We always make a decision. I type these words and you will decide what they mean to you. It doesn’t have to be deliberate. We are conditioned if we aren’t instead mindful. It will happen one way or another.
Think about the day after Halloween when you were a child. The crash that comes after the sugar high. And now think about experiencing that, even in a diluted form every day. Odds are? You already do.
The traditional western diet has come under fire in recent years, and for good reason. Portion sizes have increased, and additives fill up space that nutrients once occupied in our foods. Beyond weight gain and heart health, the western diet has resulted in an increase in addictive behaviors and a generally fogged mind.
Most of the carbohydrates in a typical diet, like white flour and sugar, are associated with a burst of energy. The body metabolizes sugars quickly, flooding the bloodstream with easily accessible calories. However, that quickness works against the brain in the long run, as the energy disappears as fast as it was released.
The addiction comes about when the sugar disappears – the sugar crash. Because the brain grows accustomed to getting its energy from sweet foods, the brain and stomach together cause cravings for the same kinds of sugars. And that’s where the feedback loop starts. Continuing to feed the craving only ensures that the craving will return, and that the body will never have access to sugars that are released slowly, like the sugars in whole wheat flour.
When the body is focused on feeding itself constantly, refueling its energy stores and satisfying the physiological craving for nutrients it’s not getting, it’s hard to concentrate on anything else. That’s why it’s important to forge a stronger bond with your own body by emphasizing nutrition and healthier patterns of eating, beyond food itself.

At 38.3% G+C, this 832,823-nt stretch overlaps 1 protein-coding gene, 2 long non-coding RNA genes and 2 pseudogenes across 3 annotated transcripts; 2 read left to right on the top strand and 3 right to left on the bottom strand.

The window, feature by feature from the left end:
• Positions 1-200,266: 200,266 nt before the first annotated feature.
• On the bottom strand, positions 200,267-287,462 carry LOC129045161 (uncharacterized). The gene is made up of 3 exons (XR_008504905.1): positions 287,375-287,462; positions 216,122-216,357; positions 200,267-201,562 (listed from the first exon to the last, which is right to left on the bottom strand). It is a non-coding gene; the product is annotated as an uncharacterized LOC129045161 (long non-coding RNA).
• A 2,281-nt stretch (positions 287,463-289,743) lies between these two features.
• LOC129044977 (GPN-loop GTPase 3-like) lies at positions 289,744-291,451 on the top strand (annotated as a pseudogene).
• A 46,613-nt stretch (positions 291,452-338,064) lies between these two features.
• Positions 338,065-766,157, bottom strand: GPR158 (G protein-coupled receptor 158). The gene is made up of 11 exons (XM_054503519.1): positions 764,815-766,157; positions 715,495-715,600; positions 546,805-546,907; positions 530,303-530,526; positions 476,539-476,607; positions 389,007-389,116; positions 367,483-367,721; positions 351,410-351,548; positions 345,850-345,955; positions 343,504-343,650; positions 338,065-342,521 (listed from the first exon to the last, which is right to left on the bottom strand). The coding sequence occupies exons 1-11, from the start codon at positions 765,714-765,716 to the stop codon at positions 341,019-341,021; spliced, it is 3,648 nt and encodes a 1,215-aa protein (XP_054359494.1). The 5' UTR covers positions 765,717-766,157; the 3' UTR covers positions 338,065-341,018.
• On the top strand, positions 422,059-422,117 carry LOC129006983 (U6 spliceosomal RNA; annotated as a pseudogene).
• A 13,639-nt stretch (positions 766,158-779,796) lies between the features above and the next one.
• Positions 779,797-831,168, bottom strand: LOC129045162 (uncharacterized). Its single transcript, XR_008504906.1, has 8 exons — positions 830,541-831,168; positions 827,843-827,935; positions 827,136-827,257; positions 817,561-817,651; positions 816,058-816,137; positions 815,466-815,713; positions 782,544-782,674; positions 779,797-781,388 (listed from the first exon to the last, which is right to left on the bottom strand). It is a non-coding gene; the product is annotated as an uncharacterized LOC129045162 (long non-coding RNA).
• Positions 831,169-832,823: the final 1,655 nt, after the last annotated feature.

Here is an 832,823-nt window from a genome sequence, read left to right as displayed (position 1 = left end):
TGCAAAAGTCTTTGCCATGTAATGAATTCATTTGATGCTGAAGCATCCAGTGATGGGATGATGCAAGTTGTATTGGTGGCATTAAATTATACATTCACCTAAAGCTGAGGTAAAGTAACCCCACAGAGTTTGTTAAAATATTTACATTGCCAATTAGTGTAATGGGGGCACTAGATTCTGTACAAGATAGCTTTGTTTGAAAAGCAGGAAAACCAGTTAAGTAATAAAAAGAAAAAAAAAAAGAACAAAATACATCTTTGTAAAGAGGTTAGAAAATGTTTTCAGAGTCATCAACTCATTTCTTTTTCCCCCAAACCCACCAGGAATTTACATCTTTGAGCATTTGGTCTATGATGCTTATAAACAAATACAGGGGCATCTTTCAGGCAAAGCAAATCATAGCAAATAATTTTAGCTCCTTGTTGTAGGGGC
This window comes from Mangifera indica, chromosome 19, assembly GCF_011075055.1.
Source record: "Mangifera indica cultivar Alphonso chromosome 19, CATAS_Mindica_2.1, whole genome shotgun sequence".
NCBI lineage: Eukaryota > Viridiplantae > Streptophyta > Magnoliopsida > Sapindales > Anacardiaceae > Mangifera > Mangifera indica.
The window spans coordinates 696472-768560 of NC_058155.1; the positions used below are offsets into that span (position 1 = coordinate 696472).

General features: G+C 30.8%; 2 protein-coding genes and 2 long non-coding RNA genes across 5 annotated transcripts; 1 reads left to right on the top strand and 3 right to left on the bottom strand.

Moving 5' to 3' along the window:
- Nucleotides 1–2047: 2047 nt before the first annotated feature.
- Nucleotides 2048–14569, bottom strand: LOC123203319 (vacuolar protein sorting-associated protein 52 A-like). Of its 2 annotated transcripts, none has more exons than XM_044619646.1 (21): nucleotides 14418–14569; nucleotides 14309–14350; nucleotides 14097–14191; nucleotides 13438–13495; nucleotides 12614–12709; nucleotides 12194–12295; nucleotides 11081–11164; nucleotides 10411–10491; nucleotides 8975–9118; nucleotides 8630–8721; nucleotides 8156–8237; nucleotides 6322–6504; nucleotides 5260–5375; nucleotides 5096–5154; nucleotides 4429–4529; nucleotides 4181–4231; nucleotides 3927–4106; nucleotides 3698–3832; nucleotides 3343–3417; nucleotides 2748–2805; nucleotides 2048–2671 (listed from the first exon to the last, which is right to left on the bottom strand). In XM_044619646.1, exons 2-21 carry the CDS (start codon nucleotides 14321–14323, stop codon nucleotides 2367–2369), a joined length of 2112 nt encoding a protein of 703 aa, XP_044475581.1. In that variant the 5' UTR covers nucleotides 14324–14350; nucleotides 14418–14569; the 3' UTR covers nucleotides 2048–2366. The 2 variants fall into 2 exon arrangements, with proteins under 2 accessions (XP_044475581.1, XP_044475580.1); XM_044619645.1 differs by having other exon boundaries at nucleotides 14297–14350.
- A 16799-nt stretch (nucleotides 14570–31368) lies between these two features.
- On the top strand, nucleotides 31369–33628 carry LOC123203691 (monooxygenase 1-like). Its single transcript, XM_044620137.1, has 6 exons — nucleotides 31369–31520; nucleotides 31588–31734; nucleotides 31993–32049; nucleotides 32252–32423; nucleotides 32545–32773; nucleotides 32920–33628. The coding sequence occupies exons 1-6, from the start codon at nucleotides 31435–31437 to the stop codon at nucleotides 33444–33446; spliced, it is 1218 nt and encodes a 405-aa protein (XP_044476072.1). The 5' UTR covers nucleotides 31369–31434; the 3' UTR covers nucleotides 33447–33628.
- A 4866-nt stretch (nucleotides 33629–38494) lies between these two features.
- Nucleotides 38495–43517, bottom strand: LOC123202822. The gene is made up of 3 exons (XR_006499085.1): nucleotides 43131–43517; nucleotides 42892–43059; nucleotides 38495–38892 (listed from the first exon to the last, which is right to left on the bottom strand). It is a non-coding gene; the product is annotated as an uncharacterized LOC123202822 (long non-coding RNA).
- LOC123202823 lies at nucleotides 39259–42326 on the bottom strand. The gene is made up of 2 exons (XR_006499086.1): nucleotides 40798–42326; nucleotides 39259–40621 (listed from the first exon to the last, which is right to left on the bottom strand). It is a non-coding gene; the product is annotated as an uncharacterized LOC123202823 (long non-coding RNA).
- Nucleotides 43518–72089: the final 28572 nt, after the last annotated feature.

Most world religions emphasize a change in diet as a component of spirituality. Catholics take the Eucharist at mass; Jews eat unleavened bread for Passover. During Ramadan, Muslims are only allowed to eat after the sun has set. Islam very literally incorporates intermittent fasting into its follower’s diet.
Studies by the National Institute of Aging have supported that intermittent fasting, a diet “in which you eat hardly anything at all and then have periods when you eat as much as you want,” helps to support brain function by increasing synaptic plasticity. Synaptic plasticity refers to the brain’s ability to produce new neurons. New neurons improve the brain’s ability to heal itself and transmit information more quickly.
As Islam and other religions and philosophies have demonstrated – Hippocrates, Socrates, and Plato are all known to have engaged in fasting – the way we eat is just as important as what we eat in order to improve mental clarity. A better satisfied stomach leads to an increase in the body’s ability to process the outside world, causing better intuition and spiritual practice.
Caitlin Stripes is a contributor for TimetoCleanse.com, a respected clean living, healthy lifestyle and detox website.(Bold, italicized text is input from One World class participants. Thank you!)